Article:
Truth and Stereotypes
Free Public Lecture
Kathleen Fitzpatrick Theatre
Our thoughts and our conversations are filled with generalisations. From everyday trivialities such as birds fly or trams are crowded to contested claims such as women are oppressed or Muslims are peace-loving, we think and communicate using generalisations and stereotypes. This way of understanding the world is useful and pervasive, but at the same time, it has significant limitations.
In this lecture, Professor Restall will explain some of the surprising features of these generalisations. Then he will apply some of the tools developed by philosophers of language over the last decades, in order to understand why generalisations and stereotypes are so pervasive; why they can behave so strangely and can sometimes lead us astray; and finally, to learn how we can use generalisations and stereotypes productively in our thinking and our communication.
Professor Greg Restall, Professor of Philosophy
Professor Greg Restall
Professor of Philosophy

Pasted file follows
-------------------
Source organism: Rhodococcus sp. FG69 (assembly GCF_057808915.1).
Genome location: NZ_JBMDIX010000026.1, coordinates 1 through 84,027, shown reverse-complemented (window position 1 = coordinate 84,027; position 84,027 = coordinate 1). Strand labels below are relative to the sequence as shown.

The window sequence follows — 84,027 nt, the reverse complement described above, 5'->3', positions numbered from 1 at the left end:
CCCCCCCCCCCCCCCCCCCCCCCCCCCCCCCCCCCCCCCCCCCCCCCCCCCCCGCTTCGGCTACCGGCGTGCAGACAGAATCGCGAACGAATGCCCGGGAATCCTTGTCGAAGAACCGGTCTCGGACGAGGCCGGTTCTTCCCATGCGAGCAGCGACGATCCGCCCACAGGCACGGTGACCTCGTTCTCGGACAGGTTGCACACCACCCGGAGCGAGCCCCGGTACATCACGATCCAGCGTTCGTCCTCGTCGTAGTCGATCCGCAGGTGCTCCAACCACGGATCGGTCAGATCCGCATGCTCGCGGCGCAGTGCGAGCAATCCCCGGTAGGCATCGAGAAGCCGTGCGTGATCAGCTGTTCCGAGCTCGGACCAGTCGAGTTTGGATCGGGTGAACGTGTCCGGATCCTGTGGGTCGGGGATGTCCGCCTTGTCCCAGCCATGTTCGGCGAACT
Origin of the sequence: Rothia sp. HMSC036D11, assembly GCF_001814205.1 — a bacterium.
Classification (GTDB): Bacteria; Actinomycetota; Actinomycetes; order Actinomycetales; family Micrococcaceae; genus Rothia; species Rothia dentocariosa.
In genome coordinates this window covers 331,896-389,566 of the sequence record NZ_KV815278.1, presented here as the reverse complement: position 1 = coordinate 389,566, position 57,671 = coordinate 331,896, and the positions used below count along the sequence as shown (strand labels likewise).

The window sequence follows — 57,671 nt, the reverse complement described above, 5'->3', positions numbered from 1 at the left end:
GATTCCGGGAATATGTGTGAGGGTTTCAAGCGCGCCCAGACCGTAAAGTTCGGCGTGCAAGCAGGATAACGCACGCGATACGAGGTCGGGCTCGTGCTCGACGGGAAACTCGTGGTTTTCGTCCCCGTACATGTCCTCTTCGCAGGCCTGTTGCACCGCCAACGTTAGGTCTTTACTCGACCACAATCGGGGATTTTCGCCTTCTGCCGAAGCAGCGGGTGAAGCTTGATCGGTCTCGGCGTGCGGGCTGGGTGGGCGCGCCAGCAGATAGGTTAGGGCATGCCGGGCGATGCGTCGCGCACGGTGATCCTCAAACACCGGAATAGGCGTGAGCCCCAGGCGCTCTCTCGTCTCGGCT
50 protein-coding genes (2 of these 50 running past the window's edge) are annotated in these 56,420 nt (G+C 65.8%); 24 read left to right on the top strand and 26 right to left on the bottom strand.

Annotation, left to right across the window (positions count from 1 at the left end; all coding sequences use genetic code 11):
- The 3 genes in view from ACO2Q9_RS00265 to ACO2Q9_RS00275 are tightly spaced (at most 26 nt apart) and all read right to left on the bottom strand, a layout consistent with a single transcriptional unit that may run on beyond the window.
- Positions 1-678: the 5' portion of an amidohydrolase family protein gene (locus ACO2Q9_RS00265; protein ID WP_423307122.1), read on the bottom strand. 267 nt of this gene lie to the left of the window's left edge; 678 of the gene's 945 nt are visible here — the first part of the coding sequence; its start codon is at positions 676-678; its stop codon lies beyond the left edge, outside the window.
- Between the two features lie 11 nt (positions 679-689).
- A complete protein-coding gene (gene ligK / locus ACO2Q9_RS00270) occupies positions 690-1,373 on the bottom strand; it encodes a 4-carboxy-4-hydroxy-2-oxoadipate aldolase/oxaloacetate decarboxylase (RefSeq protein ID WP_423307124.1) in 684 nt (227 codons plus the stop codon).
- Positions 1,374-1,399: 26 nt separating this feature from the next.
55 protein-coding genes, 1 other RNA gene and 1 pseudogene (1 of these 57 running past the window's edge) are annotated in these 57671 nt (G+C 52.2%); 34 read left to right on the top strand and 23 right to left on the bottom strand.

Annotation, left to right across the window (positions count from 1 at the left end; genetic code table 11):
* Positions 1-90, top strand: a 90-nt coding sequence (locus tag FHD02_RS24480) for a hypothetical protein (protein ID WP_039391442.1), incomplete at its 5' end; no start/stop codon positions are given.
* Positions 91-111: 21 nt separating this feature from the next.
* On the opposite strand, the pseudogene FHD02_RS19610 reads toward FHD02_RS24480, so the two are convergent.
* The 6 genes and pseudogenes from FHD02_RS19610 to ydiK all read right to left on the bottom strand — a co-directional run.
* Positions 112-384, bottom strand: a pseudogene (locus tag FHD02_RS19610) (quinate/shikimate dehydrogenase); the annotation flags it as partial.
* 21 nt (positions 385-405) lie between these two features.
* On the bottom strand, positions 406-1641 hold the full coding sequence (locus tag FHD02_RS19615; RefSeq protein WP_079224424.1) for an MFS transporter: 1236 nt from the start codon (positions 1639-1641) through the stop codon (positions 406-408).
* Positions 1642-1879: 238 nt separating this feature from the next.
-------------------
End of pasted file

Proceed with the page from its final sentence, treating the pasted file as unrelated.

The University of Melbourne
Greg Restall is Professor of Philosophy at the University of Melbourne. He received his PhD from the University of Queensland in 1994, and has held positions at the Australian National University and Macquarie University, before moving to Melbourne in 2002. His research focuses on philosophy of logic, formal logic, metaphysics, and philosophy of language, and even some philosophy of religion. He has published over 80 papers in journals and collections, and is the author of three books, *An Introduction to Substructural Logics* (Routledge, 2000), *Logic* (Routledge, 2006), and *Logical Pluralism* (Oxford University Press, 2006; with Jc Beall). His research has been funded by the Australian Research Council, and he is a Fellow of the Australian Academy of the Humanities.